Thank you Mr. Chair,
Let me first congratulate you for chairing this important meeting, and say that Norway appreciates this opportunity to discuss the dilemmas raised by the development of increasingly autonomous weapons system. We look forward to the expert presentations this week.
First of all, let me underline that there are a number of weapons systems already in use that are highly automatic, but which operate within such tightly constrained spatial and temporal limits that meaningful human control is ensured. While all weapons systems must be used in a manner consistent with international law, including international human rights and humanitarian law, it is not our intention to address such weapons types in this particular context.
By fully autonomous weapons systems in this context I refer to weapons systems that search for, identify and use lethal force to attack targets, including human beings, without a human operator intervening, and without meaningful human control.
The possible development of such “fully autonomous weapons” raises a number of ethical and legal questions. This week’s discussions is a good opportunity for States and other stakeholders to reflect on some of these questions.
At this stage, our main concern with the possible development of fully autonomous weapons systems is whether such weapons could be programmed to operate within the limitations set by international law. Including in particular with regard to the fundamental rules on distinction and proportionality.
International humanitarian law requires that the parties to an armed conflict distinguish between those persons who take an active part in hostilities and those who do not. Attacks directed against civilians not taking an active part in hostilities, or against wounded combatants who are not able to defend themselves, or against combatants trying to surrender, or other groups of protected persons, are prohibited by IHL. Could a fully autonomous weapons system be designed to tell if a soldier is trying to surrender, or to distinguish between a combatant and a civilian?
Before launching an attack, a military commander is also required to make a proportionality assessment between the incidental harm which the attack may be expected to cause, and consider it against the military advantage anticipated. Launching an attack which may be expected to cause excessive incidental loss of civilian life or civilian objects is prohibited and must be halted or cancelled. An important question, is therefore whether a fully autonomous weapons could be programmed to make such a complicated analysis and judgement without human intervention?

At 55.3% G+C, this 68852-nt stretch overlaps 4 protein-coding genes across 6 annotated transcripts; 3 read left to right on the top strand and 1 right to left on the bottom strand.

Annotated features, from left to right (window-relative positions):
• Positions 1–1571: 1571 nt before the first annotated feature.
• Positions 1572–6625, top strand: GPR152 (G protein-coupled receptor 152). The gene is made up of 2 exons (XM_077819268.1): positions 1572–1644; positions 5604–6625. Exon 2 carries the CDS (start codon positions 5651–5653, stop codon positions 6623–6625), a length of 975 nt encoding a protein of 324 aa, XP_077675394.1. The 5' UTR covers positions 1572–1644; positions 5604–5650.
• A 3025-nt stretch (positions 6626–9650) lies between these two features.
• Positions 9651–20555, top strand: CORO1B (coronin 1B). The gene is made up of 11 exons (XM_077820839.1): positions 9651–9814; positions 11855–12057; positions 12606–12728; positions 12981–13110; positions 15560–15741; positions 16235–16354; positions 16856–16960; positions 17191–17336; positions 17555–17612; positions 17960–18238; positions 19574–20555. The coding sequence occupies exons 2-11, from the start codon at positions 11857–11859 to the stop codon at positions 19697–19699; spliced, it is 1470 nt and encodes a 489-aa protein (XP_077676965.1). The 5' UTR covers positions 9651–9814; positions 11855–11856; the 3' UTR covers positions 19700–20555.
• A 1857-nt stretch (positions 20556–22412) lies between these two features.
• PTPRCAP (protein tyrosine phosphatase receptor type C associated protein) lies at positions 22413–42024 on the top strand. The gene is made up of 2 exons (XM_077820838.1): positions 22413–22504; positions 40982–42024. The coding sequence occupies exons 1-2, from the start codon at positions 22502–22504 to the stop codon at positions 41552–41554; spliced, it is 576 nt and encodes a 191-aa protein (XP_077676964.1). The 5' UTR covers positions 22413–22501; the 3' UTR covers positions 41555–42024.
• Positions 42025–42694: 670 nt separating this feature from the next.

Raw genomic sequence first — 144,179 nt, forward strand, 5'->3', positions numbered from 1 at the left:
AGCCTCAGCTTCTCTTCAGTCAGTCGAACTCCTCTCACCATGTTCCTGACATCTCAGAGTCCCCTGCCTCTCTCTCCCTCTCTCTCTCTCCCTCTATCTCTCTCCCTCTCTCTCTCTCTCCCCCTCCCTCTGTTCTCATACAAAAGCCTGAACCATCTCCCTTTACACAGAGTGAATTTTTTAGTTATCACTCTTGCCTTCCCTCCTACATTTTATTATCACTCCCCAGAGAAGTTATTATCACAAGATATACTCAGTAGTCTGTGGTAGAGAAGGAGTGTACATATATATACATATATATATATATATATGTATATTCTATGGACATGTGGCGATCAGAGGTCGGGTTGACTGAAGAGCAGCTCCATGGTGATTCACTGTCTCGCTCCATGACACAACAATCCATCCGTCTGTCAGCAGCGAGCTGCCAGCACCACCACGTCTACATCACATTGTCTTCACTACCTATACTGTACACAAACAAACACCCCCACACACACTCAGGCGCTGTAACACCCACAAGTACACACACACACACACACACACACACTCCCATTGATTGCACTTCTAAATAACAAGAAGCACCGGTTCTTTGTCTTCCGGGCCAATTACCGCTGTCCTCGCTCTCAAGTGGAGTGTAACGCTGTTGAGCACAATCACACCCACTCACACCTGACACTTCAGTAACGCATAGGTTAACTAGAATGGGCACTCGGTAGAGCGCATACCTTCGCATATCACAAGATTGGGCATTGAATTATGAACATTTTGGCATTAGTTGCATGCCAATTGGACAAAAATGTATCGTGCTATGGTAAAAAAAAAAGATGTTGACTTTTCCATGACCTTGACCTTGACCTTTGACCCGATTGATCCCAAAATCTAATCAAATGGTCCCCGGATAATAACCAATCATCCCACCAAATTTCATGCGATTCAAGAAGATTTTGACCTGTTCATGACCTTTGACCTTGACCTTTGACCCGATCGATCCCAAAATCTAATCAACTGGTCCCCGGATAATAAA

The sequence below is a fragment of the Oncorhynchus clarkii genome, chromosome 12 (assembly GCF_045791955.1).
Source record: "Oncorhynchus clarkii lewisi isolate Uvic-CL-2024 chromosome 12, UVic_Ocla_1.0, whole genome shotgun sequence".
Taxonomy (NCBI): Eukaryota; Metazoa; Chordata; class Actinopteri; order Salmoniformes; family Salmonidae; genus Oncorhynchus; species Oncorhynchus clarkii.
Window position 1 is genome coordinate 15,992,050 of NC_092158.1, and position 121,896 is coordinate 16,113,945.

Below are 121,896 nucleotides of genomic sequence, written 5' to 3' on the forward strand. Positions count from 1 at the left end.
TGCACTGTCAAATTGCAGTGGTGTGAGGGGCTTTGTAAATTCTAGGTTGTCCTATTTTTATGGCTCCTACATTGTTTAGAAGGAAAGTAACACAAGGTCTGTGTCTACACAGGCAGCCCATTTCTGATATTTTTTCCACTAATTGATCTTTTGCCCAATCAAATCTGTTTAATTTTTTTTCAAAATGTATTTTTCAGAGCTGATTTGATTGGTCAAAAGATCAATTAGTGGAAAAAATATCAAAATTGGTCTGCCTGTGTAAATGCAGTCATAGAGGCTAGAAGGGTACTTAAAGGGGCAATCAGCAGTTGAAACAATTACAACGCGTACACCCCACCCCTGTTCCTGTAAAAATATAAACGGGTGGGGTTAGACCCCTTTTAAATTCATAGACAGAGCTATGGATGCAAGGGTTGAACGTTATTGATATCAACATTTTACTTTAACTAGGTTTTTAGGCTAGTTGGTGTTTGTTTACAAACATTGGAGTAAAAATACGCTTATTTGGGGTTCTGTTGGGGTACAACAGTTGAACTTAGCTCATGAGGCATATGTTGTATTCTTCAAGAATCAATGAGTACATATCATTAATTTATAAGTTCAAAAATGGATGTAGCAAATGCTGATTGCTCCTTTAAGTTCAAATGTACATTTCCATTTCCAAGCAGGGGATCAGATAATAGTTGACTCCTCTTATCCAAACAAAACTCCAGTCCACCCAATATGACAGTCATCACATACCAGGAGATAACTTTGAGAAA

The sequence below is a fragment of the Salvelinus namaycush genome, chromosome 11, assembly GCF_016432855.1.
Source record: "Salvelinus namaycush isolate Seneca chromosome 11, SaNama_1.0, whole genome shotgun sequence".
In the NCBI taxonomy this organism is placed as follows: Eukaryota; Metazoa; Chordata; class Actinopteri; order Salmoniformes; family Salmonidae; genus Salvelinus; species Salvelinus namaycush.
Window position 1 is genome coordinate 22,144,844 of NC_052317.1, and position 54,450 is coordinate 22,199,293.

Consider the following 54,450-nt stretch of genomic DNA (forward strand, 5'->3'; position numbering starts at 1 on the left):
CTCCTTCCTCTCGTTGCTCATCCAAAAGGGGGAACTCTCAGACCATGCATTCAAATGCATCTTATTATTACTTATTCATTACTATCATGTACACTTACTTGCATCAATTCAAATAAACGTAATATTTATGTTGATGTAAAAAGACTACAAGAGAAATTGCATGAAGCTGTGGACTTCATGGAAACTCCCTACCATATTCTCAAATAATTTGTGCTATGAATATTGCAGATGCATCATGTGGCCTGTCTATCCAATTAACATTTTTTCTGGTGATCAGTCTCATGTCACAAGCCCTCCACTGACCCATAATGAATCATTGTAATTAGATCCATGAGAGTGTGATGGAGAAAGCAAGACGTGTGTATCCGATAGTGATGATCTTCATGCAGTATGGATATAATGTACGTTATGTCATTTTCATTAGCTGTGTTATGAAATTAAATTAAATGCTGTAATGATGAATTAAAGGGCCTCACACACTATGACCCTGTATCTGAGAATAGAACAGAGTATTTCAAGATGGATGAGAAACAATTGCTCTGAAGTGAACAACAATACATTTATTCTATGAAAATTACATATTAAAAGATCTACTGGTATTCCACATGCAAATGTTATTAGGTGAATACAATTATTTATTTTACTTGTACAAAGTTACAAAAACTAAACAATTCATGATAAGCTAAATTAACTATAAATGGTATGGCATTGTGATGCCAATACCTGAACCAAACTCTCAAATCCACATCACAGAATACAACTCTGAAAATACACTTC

Furthermore, I would like to underline that ensuring individual and state responsibility for unlawful acts in times of armed conflict is a cornerstone of modern international law. Without accountability, deterring and preventing international crimes becomes all the much harder.
One possible challenge with fully autonomous weapons is that they could blur lines of responsibility and accountability. Robots would obviously be precluded from any moral and legal accountability. Considering the very limited role played by humans in operating these systems, it is possible to foresee situations in which no one could be held responsible where such weapons were to be used to violate international law. This potential accountability gap could have very serious consequences and erode the substantial progress that has been achieved in this area over the last few years.
These are only a few of the questions raised by the possible development and use of fully autonomous weapons. As new weapons technology continues to be developed in this area, we believe that it is necessary to ensure that the basic rules and principles of international law are upheld.
Noting the excellent contributions women have made – and are making – in the field of disarmament, arms control, international law, robotics and military affairs, we were slightly disappointed to see that there are few – if any – women among the presenters at this expert meeting. As the Security Council recognised almost fifteen years ago, with the adoption of Resolution 1325, women make important contributions to peace and security. Their contributions are valuable, and we are pleased to see an impressive line-up of very capable women at the side-events organised this week by the Campaign to Stop Killer Robots.
Again, I would like to thank France for taking the initiative to arrange this meeting. You can count on this delegation’s support.